What is attachment parenting?By Lisa Poisso
As a philosophy of parenting, attachment parenting almost begs off having a name by its very definition. Also known as “instinctive parenting,” “intuitive parenting” and “natural parenting,” AP is fundamentally a relationship rather than a strategy, an act rather than a style.
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“When I first began using the term ‘attachment parenting’ nearly 20 years ago, I felt ridiculous giving a name to a style of baby care that parents would naturally practice if they followed their own intuition rather than listening to the advice of others,” says William Sears, M.D., the internationally known pediatrician who originally coined the term “attachment parenting.”
Attachment parenting is a holistic style of parenting that emphasizes parent-child bonding. AP allows children to move through developmental stages at a natural pace, unhurried by modern pressures for “early independence” or separation from their parents and family. More and more studies are showing that AP strategies maximize children’s neurological and emotional development.
The seven baby B’s
Sensitive, responsive physical and emotional bonds between parents and their babies lie at the heart of attachment parenting. Dr. Sears cites seven basic “B’s” for parent/child pairs just getting started:
· Birth bonding
· Bedding close to baby
· Believing in the language value of your baby’s cry
· Beware of baby trainers
Respecting children’s needs
These practices center on respecting the intense biological and dependency needs of babies and young children. The overall effect is one of mutual trust, respect and deep commitment. AP parents believe that babies cry not to manipulate but to communicate intense physical or emotional needs. By responding quickly, consistently and compassionately, they hope to build confident, kind, emotionally secure children who rely on people rather than things or activities to fulfill their inner needs.
But what about the needs of everyone else in the family? Doesn’t all this intense attention spoil children and chain parents to years of servitude to their babies? In a word, no. Effective AP families are family-centered, not child-centered; they take into consideration the needs of everyone in the family. The key to building a successful family life is to include children rather than focusing on them, avoiding what noted anthropologist Jean Liedloff calls “the unhappy consequences of being child-centered.”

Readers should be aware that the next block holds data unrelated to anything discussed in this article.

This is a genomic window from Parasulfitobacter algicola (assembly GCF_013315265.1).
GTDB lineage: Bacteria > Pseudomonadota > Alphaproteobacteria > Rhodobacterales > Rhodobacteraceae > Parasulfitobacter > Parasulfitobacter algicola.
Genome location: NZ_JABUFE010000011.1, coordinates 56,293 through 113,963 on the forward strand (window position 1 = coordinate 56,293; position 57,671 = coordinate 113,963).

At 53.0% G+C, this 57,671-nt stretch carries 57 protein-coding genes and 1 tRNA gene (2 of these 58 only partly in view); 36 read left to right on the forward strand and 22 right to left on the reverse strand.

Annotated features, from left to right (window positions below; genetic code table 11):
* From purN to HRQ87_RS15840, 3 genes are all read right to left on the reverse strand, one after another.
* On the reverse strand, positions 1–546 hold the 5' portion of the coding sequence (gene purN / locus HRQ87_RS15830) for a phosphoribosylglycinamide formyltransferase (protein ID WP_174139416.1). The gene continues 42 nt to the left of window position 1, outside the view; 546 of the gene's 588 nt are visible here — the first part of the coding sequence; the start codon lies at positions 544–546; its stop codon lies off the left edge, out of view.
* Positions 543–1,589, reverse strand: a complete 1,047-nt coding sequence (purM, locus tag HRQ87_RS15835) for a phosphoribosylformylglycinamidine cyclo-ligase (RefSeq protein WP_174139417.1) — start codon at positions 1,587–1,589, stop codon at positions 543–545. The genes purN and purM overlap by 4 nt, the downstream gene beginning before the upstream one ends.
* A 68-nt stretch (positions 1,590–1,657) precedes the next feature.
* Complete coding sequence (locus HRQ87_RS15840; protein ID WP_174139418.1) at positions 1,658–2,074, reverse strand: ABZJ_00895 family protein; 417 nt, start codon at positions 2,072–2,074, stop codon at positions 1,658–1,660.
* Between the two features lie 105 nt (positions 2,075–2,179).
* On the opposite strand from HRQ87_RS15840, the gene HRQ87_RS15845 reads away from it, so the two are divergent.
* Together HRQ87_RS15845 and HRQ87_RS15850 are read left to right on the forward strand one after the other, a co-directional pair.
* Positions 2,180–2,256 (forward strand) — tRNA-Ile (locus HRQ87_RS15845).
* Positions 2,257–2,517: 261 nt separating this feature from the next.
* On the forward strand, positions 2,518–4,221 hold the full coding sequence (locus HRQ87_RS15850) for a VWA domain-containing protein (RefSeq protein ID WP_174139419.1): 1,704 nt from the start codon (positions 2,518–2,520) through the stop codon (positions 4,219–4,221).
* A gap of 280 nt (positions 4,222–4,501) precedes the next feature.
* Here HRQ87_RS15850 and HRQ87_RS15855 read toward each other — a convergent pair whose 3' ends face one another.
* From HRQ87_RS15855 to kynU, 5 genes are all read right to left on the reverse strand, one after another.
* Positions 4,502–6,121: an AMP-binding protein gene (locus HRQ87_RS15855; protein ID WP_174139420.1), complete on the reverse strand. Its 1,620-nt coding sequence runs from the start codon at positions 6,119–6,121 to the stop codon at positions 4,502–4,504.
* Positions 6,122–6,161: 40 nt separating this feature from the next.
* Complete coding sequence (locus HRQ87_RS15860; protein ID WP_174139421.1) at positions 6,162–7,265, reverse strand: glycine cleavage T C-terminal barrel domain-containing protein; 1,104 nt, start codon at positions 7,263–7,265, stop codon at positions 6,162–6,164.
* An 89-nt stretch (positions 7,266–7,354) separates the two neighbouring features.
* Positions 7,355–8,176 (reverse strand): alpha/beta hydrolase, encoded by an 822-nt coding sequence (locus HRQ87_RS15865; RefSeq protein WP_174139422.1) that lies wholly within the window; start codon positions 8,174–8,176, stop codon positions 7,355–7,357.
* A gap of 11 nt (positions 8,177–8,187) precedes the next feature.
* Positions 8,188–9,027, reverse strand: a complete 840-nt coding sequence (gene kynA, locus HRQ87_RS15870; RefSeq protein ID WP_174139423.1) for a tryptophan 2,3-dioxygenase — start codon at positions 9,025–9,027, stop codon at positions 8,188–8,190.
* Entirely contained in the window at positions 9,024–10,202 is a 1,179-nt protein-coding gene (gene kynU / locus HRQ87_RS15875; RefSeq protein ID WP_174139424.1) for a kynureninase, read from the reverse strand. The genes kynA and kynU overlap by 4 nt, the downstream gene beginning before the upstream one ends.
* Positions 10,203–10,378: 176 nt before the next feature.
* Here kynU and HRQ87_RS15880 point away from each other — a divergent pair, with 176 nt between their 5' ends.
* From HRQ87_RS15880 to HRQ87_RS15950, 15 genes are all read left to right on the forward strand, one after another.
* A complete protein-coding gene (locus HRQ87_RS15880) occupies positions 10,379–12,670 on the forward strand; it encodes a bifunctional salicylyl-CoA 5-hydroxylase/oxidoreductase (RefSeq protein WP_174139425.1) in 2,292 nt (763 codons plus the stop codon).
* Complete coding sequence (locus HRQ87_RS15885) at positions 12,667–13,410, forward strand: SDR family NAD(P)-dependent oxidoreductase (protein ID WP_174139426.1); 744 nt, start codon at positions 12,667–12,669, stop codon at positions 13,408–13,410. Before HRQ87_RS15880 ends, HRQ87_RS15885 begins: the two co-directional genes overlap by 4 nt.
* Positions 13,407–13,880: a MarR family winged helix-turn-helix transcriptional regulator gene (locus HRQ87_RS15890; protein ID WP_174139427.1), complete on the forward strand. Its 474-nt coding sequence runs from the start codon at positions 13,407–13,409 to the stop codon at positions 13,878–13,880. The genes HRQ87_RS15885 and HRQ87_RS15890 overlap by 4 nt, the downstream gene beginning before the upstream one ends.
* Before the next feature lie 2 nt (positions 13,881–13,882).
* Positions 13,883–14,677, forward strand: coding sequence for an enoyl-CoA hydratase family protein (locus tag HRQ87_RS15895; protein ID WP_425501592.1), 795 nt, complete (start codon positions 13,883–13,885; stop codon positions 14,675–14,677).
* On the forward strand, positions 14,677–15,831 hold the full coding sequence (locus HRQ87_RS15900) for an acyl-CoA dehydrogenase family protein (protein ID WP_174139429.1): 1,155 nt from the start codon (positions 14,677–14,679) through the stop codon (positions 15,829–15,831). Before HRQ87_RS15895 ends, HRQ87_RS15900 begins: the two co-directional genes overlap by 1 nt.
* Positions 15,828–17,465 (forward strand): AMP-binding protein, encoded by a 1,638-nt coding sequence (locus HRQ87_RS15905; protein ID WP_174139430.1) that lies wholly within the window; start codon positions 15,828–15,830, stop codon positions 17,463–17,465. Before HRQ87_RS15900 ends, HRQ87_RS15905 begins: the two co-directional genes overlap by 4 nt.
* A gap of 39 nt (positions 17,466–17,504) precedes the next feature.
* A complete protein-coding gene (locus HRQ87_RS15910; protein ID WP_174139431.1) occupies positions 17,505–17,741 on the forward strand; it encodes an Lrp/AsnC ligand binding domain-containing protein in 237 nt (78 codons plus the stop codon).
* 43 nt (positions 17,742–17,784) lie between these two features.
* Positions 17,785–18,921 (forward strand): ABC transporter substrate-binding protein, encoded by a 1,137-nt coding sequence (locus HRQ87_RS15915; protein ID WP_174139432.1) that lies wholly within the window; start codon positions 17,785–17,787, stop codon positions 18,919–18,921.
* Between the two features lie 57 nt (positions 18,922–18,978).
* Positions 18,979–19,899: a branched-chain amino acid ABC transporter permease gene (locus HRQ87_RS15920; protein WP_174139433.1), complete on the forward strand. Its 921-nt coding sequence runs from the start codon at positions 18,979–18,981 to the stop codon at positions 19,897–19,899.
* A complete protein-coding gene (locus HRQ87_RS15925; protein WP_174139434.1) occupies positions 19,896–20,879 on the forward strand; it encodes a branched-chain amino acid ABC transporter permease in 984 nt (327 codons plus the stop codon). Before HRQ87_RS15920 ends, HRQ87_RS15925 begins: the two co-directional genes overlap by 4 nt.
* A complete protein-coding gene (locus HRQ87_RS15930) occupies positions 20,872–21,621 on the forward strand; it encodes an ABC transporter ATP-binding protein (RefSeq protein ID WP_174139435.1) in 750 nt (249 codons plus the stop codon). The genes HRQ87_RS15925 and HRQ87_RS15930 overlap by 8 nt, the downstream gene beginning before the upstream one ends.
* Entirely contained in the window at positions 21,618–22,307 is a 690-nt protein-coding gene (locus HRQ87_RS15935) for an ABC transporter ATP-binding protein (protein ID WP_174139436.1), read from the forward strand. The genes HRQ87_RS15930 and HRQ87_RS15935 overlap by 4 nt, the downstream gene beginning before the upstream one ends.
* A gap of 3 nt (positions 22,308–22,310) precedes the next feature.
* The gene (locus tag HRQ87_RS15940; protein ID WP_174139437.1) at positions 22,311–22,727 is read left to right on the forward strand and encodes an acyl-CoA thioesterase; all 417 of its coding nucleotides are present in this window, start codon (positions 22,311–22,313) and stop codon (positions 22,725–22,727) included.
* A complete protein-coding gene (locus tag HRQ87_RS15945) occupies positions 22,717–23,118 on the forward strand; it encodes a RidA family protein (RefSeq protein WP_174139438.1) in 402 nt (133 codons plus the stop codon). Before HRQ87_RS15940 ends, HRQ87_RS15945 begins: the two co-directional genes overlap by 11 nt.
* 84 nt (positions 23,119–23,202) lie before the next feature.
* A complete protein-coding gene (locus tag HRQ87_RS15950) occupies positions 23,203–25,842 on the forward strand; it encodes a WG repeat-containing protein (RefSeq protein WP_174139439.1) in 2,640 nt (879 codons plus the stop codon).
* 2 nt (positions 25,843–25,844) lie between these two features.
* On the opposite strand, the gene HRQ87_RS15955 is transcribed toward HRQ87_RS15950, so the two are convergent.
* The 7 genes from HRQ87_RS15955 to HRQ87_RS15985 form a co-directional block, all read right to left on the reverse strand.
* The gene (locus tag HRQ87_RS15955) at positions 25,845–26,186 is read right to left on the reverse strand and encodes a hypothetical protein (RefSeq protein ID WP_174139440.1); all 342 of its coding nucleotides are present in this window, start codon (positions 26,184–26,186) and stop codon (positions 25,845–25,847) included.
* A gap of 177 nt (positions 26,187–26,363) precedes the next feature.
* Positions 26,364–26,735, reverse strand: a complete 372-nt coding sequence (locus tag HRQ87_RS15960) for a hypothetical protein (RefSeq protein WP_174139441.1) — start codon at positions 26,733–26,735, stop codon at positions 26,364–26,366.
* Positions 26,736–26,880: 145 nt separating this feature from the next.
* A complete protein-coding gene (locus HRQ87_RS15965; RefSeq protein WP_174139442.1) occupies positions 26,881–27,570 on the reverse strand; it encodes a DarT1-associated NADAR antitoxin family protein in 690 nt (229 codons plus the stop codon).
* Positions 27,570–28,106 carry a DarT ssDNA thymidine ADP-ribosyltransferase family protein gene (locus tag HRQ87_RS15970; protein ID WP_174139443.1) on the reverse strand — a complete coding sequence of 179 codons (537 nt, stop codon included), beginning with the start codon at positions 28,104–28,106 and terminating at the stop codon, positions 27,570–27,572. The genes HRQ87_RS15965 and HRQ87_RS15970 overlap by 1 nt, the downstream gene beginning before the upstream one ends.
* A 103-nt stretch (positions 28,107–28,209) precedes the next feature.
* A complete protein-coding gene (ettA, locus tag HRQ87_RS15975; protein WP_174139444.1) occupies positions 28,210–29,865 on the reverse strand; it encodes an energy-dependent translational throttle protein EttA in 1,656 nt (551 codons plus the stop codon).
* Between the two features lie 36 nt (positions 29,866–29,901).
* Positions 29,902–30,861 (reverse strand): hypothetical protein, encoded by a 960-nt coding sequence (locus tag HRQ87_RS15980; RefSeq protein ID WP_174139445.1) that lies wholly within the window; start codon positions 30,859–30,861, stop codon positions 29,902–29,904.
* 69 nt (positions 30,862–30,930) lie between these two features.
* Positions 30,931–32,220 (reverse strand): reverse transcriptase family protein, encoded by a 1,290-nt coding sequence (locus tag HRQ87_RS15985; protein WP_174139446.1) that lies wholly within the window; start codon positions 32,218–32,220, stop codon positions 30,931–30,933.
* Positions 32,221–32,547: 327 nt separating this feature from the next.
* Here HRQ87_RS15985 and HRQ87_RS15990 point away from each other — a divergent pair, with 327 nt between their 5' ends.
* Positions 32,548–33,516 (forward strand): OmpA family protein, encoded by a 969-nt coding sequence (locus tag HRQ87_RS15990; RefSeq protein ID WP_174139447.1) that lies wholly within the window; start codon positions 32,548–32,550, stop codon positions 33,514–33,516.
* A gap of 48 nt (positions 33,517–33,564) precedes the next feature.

Early patterns of open communication, trust and mutual respect play a vital role in children’s development all the way through the teen years. AP parents trust their children to pass through developmental stages naturally, at their own paces. Older children develop emotional stability and independence naturally, because their childhood needs have been met.
So what about all this other stuff?
Exploring AP resources turns up a host of other topics, some closely related to parenting and others where the connection is not so clear: cloth diapering, herbal and homeopathic medicine, whole foods and vegetarianism, homeschooling and more. Most of these areas can be categorized as “natural parenting.”
Is natural parenting a necessary part of attached parenting? Absolutely not! Many families who are attracted to attachment parenting are also interested in natural, holistic lifestyles. Natural parenting strategies, however, are not irreplaceable components of an AP repertoire. The key to successful attachment parenting is how parents and children actually relate—not how “crunchy granola” their lifestyles may or may not be.
This article originally appeared in the new magazine Momming By Heart.
Lisa Poisso has performed in ballet and musical theatre, edited magazines, slogged through the world of corporate communications and run a home-based writing and editing business while raising a family. A passionate advocate for attachment parenting and natural family living, she is the founder and publisher of APConnect!, Dallas/Fort Worth’s online resource for AP and natural parenting. She writes for publications and edits for authors specializing in the natural family, attachment parenting, vegetarian and parenting fields.